Tonight, at the Newtonville Bookstore, we will be celebrating our beloved Artistic Director, Christopher Castellani. His third novel, All this Talk of Love, is hot off the press and man is it GOOD. For me, its his best yet – a moving, funny, complex portrait of immigrant family life, of loss and love. But I leave book reviewing to others less biased and more skilled. I’d like to mark this occasion by writing about why I love the guy.
The first time I met Chris, back in 2000, was over coffee at my house in Somerville. In theory, I was interviewing him to teach at Grub Street, but the interview didn’t go very well because we kept falling into fits of laughter, giggling madly for no apparent reason. I learned nothing useful about him in that initial meeting, but I hired him anyway. And he miraculously took the job despite the fact that he probably left my house thinking I was very odd if not crazy. When I think of it now, thirteen years later, after laughing my way through so much with Chris, our first encounter makes perfect sense.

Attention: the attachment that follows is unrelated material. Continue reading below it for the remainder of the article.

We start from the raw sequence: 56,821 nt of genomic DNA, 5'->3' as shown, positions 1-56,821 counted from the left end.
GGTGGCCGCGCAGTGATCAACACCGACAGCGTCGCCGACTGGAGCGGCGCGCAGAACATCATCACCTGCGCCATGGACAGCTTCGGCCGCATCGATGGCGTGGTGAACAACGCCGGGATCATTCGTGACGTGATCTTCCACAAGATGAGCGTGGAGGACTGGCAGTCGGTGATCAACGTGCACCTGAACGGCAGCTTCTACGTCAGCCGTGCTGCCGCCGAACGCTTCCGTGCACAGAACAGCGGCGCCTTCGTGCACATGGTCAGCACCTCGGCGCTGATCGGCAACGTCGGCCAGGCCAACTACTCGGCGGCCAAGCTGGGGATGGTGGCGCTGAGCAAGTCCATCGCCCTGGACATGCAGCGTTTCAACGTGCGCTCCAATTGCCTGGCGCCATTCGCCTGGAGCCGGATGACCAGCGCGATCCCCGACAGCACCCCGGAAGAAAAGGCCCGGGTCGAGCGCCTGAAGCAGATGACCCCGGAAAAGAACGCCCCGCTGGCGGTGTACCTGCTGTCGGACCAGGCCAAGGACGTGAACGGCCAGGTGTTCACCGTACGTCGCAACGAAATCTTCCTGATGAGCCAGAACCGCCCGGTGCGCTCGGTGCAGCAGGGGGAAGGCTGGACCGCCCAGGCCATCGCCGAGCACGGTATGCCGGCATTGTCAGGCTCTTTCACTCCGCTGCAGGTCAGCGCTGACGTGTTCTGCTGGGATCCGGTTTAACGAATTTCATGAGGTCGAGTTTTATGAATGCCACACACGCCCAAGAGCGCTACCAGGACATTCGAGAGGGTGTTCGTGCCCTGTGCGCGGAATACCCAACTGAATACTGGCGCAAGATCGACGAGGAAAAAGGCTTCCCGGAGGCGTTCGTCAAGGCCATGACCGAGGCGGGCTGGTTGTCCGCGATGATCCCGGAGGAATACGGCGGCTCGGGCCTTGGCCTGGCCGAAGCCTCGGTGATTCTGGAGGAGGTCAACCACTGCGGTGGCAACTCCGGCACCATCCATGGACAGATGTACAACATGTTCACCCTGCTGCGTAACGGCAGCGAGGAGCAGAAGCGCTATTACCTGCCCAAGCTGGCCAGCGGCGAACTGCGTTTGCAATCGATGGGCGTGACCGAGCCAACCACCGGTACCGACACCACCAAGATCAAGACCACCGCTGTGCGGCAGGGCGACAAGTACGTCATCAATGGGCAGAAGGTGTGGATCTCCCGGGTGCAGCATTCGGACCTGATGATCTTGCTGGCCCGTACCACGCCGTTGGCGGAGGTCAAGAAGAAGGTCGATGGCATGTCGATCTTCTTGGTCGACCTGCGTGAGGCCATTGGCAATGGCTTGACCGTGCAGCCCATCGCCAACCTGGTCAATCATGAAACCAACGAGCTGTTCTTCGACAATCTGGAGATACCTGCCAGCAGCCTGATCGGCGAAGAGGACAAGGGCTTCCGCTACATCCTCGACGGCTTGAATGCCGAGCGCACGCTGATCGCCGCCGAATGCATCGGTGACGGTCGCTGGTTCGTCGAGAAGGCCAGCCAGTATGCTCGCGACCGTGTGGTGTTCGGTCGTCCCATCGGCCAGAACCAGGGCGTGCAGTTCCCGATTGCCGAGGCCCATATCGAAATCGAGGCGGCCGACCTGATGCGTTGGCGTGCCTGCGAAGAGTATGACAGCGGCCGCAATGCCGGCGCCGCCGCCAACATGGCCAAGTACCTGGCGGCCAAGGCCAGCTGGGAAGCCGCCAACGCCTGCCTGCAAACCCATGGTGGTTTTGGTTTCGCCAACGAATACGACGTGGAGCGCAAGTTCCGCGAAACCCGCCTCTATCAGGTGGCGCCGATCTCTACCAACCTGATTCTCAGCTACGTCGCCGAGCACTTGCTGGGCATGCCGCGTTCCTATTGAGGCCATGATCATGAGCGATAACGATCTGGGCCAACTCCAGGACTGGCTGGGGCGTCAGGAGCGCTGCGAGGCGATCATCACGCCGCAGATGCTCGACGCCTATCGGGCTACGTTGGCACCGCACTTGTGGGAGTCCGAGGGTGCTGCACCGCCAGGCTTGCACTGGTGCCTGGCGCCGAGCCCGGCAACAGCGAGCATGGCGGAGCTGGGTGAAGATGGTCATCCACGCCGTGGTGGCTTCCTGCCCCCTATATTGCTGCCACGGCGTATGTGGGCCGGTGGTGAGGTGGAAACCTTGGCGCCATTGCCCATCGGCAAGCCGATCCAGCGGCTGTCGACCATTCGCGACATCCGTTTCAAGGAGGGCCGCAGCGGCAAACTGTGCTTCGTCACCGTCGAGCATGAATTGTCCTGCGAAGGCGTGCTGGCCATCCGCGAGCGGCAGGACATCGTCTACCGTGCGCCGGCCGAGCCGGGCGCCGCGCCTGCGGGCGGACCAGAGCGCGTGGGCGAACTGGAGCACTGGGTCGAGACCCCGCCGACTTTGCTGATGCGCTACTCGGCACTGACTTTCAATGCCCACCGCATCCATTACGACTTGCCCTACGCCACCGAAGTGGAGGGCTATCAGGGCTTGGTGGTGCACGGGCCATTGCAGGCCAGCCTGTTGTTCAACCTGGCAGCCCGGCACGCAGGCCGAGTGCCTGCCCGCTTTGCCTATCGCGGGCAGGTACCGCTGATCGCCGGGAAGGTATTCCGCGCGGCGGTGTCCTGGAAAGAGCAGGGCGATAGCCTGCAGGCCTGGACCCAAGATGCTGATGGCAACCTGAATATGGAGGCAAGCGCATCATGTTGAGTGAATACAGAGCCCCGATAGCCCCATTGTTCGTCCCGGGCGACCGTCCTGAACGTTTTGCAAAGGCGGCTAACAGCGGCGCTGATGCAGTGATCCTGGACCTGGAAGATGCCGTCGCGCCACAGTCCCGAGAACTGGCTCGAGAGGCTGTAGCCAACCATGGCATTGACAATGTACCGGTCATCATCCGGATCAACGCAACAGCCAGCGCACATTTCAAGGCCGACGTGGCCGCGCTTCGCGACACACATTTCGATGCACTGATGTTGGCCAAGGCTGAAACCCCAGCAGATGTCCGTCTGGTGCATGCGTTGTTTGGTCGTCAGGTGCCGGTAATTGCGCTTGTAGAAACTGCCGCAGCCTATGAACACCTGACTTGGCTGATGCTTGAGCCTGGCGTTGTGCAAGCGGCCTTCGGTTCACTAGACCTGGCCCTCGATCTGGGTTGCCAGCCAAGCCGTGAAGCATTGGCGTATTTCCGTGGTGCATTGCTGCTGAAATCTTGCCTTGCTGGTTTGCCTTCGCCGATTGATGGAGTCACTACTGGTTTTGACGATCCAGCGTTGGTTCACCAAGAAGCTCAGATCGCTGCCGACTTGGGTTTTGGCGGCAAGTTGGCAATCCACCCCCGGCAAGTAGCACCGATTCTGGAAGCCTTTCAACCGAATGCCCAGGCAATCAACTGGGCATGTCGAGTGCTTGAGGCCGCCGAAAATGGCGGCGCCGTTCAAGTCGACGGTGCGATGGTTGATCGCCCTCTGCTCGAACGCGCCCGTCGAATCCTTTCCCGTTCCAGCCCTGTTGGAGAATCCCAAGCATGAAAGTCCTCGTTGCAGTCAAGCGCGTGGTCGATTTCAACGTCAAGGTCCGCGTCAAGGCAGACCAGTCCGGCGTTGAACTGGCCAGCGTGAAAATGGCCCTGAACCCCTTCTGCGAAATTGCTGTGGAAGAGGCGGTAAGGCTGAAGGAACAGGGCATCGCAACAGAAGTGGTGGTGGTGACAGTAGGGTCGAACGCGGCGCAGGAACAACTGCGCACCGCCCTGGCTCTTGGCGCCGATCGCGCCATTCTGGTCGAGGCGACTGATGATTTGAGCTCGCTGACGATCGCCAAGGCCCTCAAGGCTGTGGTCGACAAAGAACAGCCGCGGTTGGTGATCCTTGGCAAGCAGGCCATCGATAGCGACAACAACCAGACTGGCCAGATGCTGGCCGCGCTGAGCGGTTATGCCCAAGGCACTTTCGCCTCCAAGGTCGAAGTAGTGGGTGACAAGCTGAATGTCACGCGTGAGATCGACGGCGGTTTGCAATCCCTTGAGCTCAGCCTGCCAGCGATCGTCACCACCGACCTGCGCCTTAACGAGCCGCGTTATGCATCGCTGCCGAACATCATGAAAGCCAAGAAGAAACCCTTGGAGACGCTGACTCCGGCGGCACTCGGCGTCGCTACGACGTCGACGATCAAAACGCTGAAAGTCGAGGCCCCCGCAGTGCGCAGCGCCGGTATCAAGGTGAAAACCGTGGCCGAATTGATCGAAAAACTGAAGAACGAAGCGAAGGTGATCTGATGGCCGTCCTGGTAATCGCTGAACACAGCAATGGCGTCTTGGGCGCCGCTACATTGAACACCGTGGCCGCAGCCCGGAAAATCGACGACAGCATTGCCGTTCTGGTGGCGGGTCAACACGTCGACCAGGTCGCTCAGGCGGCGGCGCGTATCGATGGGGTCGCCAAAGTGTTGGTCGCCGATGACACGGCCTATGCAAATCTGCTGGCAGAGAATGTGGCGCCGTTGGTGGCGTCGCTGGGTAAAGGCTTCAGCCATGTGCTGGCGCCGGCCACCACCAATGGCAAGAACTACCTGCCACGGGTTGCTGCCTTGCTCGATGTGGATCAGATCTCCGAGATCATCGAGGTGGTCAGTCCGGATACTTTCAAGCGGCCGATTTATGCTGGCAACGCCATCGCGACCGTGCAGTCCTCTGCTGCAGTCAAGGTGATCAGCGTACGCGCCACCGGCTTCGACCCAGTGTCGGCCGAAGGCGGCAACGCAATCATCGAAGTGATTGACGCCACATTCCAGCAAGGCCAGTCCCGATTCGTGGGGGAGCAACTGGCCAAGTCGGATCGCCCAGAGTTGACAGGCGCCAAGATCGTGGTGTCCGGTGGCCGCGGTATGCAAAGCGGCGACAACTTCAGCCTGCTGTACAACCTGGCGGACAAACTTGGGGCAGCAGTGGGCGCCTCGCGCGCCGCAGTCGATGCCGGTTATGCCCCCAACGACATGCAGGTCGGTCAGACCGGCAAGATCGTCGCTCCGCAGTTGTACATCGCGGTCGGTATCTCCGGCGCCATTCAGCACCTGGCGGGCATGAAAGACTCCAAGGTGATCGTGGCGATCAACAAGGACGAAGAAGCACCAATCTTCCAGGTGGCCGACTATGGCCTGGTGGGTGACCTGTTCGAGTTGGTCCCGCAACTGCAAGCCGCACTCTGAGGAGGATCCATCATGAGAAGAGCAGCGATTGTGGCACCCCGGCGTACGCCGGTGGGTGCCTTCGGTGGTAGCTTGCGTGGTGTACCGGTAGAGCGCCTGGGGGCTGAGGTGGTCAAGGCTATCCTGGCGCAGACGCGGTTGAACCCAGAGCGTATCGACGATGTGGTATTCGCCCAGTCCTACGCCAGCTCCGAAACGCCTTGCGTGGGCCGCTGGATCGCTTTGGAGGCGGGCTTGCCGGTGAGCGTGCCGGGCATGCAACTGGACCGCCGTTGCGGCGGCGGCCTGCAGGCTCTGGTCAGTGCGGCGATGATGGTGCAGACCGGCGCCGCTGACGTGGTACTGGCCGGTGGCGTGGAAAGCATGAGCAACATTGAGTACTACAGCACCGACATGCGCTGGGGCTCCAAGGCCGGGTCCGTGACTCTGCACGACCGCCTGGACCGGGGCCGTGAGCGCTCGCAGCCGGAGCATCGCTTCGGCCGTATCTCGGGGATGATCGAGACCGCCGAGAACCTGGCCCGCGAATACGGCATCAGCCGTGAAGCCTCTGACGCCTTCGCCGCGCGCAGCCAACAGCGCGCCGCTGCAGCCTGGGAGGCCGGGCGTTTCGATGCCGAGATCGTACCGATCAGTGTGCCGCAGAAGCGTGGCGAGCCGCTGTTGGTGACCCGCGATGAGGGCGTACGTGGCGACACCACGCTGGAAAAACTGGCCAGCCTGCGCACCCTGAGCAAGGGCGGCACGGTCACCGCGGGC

Once we drove an enormous commercial truck through Boston’s clogged streets at rush hour, narrowly avoiding death. It wasn’t until we had survived our near death moment that Chris looked back to the one rickety black computer table sitting in the vast cabin of the commercial truck and questioned our logic. Another time, we invented a secret hand signal to communicate the direction of an important meeting only to collapse in fits of giggles when we forgot the secret signal mid- meeting. Whatever we are up to, Chris makes me laugh every day. His humor is dry, deliciously off-color, smart and true. Just last week, a few of us were trying to meet with Chris over Skype. The sound wasn’t working and Chris’s image kept freezing. We turned to google and things only got worse. We kept rebooting, trying new things. In the middle of the chaos, Chris texted me: And you want to start offering online workshops?